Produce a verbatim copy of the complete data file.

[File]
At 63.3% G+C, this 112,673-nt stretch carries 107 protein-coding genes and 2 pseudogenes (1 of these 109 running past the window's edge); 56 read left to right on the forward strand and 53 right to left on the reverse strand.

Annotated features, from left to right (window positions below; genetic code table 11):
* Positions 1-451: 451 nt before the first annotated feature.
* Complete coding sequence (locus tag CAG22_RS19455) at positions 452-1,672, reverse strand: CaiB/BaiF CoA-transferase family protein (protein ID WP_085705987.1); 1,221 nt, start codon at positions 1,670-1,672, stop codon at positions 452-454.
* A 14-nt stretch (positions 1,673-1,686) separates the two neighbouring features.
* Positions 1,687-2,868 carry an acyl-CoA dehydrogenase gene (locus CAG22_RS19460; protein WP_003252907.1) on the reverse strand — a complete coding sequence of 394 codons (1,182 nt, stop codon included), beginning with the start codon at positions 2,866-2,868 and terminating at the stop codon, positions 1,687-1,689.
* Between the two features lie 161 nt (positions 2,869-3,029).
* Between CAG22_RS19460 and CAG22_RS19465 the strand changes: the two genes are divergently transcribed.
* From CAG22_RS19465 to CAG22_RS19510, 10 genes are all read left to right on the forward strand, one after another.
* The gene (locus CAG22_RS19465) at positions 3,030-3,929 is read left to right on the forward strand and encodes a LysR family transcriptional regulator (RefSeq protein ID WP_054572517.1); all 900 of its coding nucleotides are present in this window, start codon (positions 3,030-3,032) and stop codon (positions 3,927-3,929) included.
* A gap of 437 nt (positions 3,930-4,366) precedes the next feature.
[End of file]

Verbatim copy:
At 63.3% G+C, this 112,673-nt stretch carries 107 protein-coding genes and 2 pseudogenes (1 of these 109 running past the window's edge); 56 read left to right on the forward strand and 53 right to left on the reverse strand.

Annotated features, from left to right (window positions below; genetic code table 11):
* Positions 1-451: 451 nt before the first annotated feature.
* Complete coding sequence (locus tag CAG22_RS19455) at positions 452-1,672, reverse strand: CaiB/BaiF CoA-transferase family protein (protein ID WP_085705987.1); 1,221 nt, start codon at positions 1,670-1,672, stop codon at positions 452-454.
* A 14-nt stretch (positions 1,673-1,686) separates the two neighbouring features.
* Positions 1,687-2,868 carry an acyl-CoA dehydrogenase gene (locus CAG22_RS19460; protein WP_003252907.1) on the reverse strand — a complete coding sequence of 394 codons (1,182 nt, stop codon included), beginning with the start codon at positions 2,866-2,868 and terminating at the stop codon, positions 1,687-1,689.
* Between the two features lie 161 nt (positions 2,869-3,029).
* Between CAG22_RS19460 and CAG22_RS19465 the strand changes: the two genes are divergently transcribed.
* From CAG22_RS19465 to CAG22_RS19510, 10 genes are all read left to right on the forward strand, one after another.
* The gene (locus CAG22_RS19465) at positions 3,030-3,929 is read left to right on the forward strand and encodes a LysR family transcriptional regulator (RefSeq protein ID WP_054572517.1); all 900 of its coding nucleotides are present in this window, start codon (positions 3,030-3,032) and stop codon (positions 3,927-3,929) included.
* A gap of 437 nt (positions 3,930-4,366) precedes the next feature.